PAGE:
The airfield I learned to fly helicopters at is in uncontrolled airspace and has an air/ground radio service only. It has a main runway, 07/25 and a secondary runway only used in high x-winds, 13/31.
All fixed wing circuits are to the North so fixed wings will fly right hand circuits when operating Westerly and left hand circuits when operating on the Easterlies. Helicopter circuits are always to the South so the reverse is true. This works well and keeps fixed wing traffic separated from helicopters.
Therefore, there is no "dead side" since the Southern leg is the downwind for rotary and the Northern leg is downwind for fixed wing.
Once, when preparing for take off from runway 25, I heard a call from a fixed wing announcing they were about 7 miles to the East and would "join dead side". The A/G operator reminded the pilot, who clearly wasn't one for reading the relevant publications, that there is no dead side and advised them to make a standard overhead join. We were operating to the West so my circuit would be left hand to the South.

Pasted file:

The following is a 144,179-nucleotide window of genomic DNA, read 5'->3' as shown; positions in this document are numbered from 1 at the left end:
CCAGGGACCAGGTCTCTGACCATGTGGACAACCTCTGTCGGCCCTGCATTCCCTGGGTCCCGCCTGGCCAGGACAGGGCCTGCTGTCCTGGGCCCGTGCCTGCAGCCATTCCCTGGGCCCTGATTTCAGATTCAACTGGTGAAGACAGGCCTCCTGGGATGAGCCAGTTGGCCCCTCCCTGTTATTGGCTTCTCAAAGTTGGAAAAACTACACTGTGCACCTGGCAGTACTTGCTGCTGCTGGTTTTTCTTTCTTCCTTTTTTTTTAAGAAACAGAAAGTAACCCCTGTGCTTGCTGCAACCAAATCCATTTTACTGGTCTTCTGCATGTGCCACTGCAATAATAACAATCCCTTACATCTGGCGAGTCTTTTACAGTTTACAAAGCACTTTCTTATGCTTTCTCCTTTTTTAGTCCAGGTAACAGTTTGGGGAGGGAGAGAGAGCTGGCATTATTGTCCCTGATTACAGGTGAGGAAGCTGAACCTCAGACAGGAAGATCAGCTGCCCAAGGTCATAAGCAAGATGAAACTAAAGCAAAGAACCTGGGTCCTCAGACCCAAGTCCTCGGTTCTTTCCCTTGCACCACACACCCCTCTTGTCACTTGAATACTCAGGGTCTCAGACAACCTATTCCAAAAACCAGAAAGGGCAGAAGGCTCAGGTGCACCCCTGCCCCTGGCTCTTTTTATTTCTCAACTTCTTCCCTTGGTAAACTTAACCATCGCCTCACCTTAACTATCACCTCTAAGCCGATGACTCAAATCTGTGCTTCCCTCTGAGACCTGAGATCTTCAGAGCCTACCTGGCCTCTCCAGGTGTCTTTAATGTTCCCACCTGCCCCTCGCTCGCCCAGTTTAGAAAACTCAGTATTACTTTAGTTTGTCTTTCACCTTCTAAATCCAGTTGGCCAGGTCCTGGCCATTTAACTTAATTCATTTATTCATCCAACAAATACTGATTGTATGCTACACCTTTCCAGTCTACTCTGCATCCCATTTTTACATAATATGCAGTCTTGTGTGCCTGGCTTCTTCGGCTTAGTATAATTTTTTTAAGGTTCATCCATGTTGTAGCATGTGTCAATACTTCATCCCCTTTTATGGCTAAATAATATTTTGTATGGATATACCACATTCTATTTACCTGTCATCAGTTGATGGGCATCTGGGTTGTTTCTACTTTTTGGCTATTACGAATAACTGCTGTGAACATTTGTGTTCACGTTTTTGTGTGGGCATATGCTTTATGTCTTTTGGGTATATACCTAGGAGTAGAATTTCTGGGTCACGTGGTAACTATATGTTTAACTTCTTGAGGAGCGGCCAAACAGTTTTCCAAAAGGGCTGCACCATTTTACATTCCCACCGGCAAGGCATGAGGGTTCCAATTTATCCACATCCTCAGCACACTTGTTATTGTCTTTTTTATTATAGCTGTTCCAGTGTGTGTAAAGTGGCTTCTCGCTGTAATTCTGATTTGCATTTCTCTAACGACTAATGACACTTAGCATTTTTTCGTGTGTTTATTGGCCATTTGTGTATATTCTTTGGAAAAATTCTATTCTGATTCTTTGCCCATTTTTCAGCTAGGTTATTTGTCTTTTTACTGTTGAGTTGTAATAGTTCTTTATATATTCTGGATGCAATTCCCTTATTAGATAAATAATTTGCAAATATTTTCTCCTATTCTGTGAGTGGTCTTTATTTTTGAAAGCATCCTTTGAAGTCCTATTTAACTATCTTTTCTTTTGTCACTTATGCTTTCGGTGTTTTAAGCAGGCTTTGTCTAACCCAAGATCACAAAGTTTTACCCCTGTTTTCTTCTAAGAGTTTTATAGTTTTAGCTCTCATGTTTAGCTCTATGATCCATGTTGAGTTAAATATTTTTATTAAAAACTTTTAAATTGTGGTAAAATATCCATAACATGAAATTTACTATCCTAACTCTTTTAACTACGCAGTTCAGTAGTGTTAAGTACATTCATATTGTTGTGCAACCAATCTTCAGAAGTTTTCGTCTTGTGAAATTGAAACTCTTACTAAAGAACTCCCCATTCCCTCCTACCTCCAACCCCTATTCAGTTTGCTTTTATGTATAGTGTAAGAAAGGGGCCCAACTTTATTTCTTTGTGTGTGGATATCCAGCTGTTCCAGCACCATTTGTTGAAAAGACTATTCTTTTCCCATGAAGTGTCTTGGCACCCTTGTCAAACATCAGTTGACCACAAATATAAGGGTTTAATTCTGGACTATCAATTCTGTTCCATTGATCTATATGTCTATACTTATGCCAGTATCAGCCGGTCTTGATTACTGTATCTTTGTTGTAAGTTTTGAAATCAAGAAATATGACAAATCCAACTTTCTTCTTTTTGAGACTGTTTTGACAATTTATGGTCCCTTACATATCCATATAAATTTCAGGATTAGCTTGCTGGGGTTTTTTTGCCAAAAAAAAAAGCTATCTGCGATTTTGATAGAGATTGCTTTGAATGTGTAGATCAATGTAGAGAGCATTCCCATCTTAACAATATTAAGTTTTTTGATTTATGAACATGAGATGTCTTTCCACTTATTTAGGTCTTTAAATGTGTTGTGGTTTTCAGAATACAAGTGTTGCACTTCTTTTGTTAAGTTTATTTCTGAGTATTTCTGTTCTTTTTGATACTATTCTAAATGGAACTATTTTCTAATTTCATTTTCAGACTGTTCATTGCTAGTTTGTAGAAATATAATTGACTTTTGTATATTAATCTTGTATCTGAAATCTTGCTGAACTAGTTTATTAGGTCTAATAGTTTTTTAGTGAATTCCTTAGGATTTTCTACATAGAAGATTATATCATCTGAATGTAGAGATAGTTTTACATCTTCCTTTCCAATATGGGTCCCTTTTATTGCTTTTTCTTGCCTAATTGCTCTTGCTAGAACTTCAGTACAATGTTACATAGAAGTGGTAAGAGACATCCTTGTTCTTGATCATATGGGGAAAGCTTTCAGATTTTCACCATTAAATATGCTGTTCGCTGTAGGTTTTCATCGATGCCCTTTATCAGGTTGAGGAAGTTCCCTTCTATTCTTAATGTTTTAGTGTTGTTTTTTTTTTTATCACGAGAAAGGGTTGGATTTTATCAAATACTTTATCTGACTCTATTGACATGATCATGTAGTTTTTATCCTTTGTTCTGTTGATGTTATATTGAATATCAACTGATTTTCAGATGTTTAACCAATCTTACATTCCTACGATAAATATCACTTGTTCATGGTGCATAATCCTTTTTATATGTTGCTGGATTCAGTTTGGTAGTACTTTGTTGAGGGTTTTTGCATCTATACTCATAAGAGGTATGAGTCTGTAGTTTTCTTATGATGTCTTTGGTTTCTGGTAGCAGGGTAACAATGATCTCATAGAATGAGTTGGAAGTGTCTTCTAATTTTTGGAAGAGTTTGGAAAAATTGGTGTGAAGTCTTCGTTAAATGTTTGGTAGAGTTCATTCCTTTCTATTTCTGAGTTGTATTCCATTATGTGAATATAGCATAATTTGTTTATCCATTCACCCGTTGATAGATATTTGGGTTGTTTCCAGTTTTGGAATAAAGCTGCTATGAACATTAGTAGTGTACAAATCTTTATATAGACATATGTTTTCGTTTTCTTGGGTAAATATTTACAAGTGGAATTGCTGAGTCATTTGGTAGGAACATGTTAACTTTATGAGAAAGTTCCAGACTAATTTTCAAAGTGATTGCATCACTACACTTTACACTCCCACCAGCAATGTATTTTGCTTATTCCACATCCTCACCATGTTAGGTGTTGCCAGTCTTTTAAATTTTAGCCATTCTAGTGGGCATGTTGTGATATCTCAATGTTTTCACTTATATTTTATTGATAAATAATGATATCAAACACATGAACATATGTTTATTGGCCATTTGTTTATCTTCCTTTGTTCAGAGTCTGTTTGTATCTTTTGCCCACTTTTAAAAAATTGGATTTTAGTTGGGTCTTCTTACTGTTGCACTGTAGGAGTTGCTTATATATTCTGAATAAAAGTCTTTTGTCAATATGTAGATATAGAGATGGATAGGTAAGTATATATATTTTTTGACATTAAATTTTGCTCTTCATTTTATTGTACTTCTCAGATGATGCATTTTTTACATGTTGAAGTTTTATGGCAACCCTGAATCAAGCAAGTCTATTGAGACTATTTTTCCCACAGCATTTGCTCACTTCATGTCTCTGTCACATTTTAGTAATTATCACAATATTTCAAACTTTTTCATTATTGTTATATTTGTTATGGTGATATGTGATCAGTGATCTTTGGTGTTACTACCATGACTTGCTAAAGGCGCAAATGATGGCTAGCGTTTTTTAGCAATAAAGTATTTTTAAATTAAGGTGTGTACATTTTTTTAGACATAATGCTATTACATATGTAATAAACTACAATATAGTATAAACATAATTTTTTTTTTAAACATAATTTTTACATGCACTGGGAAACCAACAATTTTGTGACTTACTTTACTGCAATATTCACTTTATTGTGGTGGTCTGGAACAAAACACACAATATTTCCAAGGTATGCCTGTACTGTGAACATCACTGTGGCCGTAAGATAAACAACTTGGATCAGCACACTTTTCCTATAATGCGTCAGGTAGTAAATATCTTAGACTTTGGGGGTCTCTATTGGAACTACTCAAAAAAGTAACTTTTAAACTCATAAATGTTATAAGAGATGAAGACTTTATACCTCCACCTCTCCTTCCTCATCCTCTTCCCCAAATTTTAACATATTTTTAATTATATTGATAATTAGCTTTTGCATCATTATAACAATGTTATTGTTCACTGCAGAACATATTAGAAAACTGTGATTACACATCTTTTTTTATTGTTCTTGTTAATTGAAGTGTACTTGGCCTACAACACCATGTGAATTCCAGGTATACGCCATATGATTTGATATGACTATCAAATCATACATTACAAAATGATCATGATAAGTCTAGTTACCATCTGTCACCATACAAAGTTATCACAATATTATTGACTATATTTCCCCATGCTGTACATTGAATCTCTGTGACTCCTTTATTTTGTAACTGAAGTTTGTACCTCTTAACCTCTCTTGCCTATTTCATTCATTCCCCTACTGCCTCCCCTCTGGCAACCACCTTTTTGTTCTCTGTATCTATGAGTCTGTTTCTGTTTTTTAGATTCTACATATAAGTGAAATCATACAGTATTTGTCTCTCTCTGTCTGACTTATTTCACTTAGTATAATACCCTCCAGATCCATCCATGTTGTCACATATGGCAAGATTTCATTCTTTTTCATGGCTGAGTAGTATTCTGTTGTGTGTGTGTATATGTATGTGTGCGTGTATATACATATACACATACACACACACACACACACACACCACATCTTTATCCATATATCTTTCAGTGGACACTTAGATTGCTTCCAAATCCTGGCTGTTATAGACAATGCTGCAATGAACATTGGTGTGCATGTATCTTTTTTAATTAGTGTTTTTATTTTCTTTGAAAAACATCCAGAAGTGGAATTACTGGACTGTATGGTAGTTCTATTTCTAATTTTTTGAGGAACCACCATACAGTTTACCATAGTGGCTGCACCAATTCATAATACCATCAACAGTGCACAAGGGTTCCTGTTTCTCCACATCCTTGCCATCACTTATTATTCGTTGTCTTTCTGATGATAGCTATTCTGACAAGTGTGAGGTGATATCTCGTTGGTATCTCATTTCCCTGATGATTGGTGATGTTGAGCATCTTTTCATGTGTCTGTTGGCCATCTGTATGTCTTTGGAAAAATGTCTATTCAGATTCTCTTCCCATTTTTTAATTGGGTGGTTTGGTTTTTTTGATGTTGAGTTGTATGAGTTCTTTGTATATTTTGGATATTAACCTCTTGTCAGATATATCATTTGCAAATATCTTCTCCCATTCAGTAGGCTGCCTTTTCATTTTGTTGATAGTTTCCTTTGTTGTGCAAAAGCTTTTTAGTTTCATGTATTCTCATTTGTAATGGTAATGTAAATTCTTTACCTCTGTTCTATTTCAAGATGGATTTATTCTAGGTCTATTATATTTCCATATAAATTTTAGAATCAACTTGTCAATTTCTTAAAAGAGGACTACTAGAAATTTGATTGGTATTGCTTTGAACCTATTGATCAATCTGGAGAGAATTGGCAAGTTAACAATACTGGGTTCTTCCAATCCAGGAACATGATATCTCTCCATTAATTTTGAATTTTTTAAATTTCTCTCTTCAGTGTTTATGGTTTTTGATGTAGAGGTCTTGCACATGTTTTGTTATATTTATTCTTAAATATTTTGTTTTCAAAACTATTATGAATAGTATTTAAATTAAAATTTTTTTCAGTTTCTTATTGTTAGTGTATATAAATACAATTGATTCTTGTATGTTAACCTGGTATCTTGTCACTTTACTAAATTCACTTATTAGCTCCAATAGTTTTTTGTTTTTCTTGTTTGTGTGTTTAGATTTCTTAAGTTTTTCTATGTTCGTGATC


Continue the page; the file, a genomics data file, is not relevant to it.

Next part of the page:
The next call I heard from them was on the downwind leg when the pilot announced "descending dead side". The operator reminded them that there was no dead side and more insistently instructed an overhead join.
I am now at 1,000 feet on my downwind with an aircraft I suspect is in front of me heading towards me and descending! Referring to the plate, I am heading roughly East to the South of the road marked "A303" at the bottom of the plate.
I took 3 actions; I made a position call of "downwind South", increased my height to 1,200 (I figured they were likely to have joined at 1,000 feet) and switched on the landing light.
I can't find any rules of the air or rules of thumb to help in this situation. Are there any? Is there anything else I should have done to help to avoid a conflict?
I never did see the other aircraft and I knew from the pilots actions and their lousy use of the radio that they were inexperienced or incompetent and I didn't go looking for them when I was back on the ground to "share a little wisdom" with them.